Are Americans targeted by thieves?

Discussion in 'Travel Security' started by MSYgirl, Nov 3, 2013.  |  Print Topic

  1. MSYgirl

    MSYgirl Gold Member

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    About 10 years ago, in sweet, magical Barcelona, Spain, I was walking down the bustling and heavily touristed La Rambla when about six guys in their late teens or early 20s, clustered on the side of the pedestrian way, hollered something at me.

    My Spanish is moderate at best, so I made some marginal attempt to beg their pardon in Spanish, which immediately outed me as an English speaker and possibly as an American.

    The six of them sprung up with large smiles, saying in rough English that they wanted a photo with me. They clustered around me as one draped an arm around my shoulder and, curiously, raised his leg onto my lower back. Another did the same from the other side and a couple of them crowded in behind me.

    They smiled and oozed enthusiasm, but instinct told me I was about to get my pocket picked. At the risk of upsetting my new Spanish friends, I pushed them away, hard, barked a curt "no" and walked away.

    I explained the scenario recently to Robert Siciliano, a personal-security expert, and he agreed that, yes, I was more than likely a target for a theft, albeit good-naturedly. Then again, that's how much of the world's milder forms of crime work: You're goaded into distraction and dropping your guard, then, poof, the wallet is gone.
     
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  2. KENNECTED
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    KENNECTED Silver Member

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    SMDH! Some folks have no "street smarts"!
     
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  3. jwsky
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    jwsky Silver Member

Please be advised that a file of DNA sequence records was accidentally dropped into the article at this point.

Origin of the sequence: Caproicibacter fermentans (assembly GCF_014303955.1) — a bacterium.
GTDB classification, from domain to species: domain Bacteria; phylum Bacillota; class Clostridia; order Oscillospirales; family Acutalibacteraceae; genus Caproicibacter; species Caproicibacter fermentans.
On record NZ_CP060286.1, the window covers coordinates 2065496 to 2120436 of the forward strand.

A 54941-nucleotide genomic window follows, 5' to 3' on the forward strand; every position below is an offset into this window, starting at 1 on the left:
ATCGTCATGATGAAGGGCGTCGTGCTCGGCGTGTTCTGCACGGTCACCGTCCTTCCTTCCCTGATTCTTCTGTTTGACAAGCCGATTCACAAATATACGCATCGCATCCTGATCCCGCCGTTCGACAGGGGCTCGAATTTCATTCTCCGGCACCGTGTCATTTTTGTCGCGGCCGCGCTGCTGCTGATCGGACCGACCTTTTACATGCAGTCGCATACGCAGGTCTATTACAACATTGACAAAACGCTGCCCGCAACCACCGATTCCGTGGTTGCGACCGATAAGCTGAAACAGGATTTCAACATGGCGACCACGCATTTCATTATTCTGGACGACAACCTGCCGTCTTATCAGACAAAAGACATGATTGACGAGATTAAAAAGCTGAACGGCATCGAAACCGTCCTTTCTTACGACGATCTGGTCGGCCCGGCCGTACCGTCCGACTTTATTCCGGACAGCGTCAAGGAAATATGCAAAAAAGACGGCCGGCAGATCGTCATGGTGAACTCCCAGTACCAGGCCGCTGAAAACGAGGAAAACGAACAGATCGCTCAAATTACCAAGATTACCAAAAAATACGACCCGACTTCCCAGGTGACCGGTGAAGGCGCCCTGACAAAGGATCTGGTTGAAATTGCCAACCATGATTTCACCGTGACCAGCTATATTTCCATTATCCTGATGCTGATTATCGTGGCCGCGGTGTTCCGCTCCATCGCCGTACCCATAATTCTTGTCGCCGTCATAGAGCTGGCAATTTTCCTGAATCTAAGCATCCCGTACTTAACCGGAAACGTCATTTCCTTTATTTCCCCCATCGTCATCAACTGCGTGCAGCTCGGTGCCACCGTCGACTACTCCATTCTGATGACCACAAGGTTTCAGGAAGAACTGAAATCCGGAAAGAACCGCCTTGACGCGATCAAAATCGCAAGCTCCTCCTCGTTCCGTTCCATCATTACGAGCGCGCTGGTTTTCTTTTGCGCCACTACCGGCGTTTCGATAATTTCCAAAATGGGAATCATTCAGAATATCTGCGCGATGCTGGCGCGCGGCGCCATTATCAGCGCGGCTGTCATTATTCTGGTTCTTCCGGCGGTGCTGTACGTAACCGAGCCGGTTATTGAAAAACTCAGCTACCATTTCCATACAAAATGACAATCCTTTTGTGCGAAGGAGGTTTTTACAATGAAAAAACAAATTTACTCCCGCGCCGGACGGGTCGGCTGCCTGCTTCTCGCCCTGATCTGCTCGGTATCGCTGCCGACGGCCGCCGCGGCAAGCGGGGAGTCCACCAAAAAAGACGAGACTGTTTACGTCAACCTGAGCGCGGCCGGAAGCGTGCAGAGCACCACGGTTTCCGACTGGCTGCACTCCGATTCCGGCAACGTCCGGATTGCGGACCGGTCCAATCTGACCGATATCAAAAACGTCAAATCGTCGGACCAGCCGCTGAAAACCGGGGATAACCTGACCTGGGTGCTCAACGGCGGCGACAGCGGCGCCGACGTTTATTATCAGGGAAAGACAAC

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    I was pick pocketed in Barcelona about ten years ago. While getting on the subway, one guy grabbed my pants leg and started brushing it off. As if he had spilled something on it. The other guy reached in my pocket to grab my wallet. I knew right away what was happening, but not fast enough. Then I chased the guy (dumb) for a bit. He emptied my wallet and dropped it. Someone picked it up an handed it to me.

    The good news was that all I lost was twenty dollars and a train ticket. My real money and passport were in a money belt under my cloths.
     
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  4. anileze

    anileze Gold Member

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    In mosr tourist sections of many cities worldwide, you will find touts and con-artists. They smell outsiders, just by the walk and body language. If you are gullible, greedy, needy, and naive you are pickpocket, con-bait. La Rambla, and Playa Catalunya (at the top of the La Rambla) are infested with tourists.

    It takes maybe 5 New York seconds to spot a tourist or a non-New Yorker.
     
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  5. Newscience

    Newscience Gold Member

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    And "street smarts" makes all the difference in the world, between being a "victim" and being "aware". That said, even the most savvy person can be a victim of street crime. And the bottom line is that there's nothing in your wallet worth your life.
     
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  6. Newscience

    Newscience Gold Member

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    And that's what it's often all about: spotting the oblivious tourist from the aware native. The reality is that there are many areas of the world in which naturalized Americans travel that we are spotted in a heartbeat as not "from the 'hood". Largely, that includes travel through Africa, Asia, and the Middle East. That does not mean that you need to be a victim, or unaware of dangers. A great place to start with your personal overseas travel awareness is the US State Department website at: http://travel.state.gov/visa/americans/americans_1252.html
     
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  7. Newscience

    Newscience Gold Member